The real estate management company’s report added that shophouses have become more attractive to institutional investors due to their “relatively palatable quantum (S$10–20 million per unit), limited supply and vintage charm,” and the flexibility and control they offer as commercial spaces to tenants and owners in terms of operations, design and purpose.
“Being a hybrid of the residential, commercial and hospitality sectors, shophouses are generally less affected by the policy risks or cooling measures in the residential sector. Commercial spaces in shophouses are exempted from the additional buyer’s stamp duty and seller’s stamp duty. Also, the absence of restrictions on foreign buyers and financing, compared to residential properties, makes shophouses a more attractive investment,” the report continued.
“We want to inject modern storytelling into our design, so we recently engaged The Artling, a local art curator, to create a mural in our airwell (a unique feature of conservation properties extending from the ground floor up to the third floor) that will capture a sense of the building history as a former Chinese school and the surrounding architecture,” Mr. Manchharam says.
To Mr. Manchharam, shophouses provide a solid wealth preservation alternative to other investments.
“The pricing has recently outpaced inflation; however, it came from a very low base, and only in the past three to five years have we seen the space become a more acceptable investment asset class,” he adds. “Demand for this product type is likely to continue, while the growth will have to taper given the run out.
“The 8M portfolio consists of only 55 shophouses so far — that’s less than 1 percent of all Singaporean shophouses — so there’s absolutely still growth potential for us with this particular asset class.”
- PROPERTY BOOM
- HERITAGE HOUSES
- EARLY START
Mr. Manchharam had always striven to make a career out of property, and the idea of shophouses was an opportunity he noticed and took, he says. He had lived in a Bussorah Street shophouse when he was a child, and witnessing the evolution of Haji Lane in the 2000s into a youth-centric enclave for independent fashion boutiques and cafes helped him understand how an area could be transformed with the clever curation of a like-minded operator community.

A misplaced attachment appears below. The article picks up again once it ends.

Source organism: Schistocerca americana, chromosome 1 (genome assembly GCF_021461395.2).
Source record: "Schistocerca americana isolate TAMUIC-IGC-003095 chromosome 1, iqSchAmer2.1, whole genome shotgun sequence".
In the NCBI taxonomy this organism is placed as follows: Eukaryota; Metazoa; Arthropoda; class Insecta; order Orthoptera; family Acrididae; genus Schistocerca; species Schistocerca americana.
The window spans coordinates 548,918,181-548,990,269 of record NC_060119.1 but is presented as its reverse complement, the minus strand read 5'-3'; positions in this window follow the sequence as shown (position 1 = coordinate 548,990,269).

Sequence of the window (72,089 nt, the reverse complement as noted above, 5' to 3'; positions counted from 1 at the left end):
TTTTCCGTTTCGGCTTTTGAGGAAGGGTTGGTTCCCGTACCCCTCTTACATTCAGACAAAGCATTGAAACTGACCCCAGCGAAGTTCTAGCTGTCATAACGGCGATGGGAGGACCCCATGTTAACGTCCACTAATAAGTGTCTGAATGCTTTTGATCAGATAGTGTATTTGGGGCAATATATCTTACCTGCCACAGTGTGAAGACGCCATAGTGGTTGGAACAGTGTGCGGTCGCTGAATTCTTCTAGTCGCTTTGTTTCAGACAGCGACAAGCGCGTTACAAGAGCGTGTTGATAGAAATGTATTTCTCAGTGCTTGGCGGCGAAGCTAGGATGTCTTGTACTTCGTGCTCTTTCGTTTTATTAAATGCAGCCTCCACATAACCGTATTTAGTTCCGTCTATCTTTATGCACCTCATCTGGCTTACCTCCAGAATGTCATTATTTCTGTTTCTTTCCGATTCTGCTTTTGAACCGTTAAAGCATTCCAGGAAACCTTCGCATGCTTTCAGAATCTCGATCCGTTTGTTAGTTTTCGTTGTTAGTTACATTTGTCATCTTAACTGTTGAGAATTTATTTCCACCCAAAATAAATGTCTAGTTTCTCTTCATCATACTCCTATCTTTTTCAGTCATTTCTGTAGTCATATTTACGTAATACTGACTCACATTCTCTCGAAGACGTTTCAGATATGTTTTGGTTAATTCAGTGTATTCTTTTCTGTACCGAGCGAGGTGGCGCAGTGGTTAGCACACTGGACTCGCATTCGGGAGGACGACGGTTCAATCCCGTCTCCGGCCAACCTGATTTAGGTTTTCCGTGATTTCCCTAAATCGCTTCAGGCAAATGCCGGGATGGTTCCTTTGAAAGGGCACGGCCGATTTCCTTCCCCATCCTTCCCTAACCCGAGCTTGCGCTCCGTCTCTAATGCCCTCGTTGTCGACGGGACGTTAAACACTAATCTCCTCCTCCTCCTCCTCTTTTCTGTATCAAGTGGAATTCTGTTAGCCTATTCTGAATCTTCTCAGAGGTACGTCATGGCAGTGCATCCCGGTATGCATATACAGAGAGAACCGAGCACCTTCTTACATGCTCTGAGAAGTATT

“In the early-mid 2010s, I started to see strong F&B operators searching for unique standalone spaces close to the CBD and moving away from the traditional mall and office building sites,” he recounts. “This is when I realized the potential to fuel the demand, and hence 8M began.”
Ashish Manchharam in a blazer and parka jacket from Hermès
In 2014 he left property consultancy JLL, where he had been for 12 years, most recently serving as the head of investments for Southeast Asia, and founded 8M Real Estate together with foreign institutional investors; its first acquisition was the five shophouse units at 112–116 Amoy Street that same year.
Besides the key Asian and global investment players he met during his time at JLL, seeing the market move through different cycles, “and tough ones at that, from the 2001 dot-com crash to SARS in 2003 and then the global financial crisis in 2008, those were significant events that have shaped my investment thesis and thought process,” he adds.
Even though Mr. Manchharam has spearheaded a series of well-received projects by now, he declines to call his achievements a winning streak. “We have a winning formula,” he explains, “combining talent, passion, energy and hard work in all our projects.”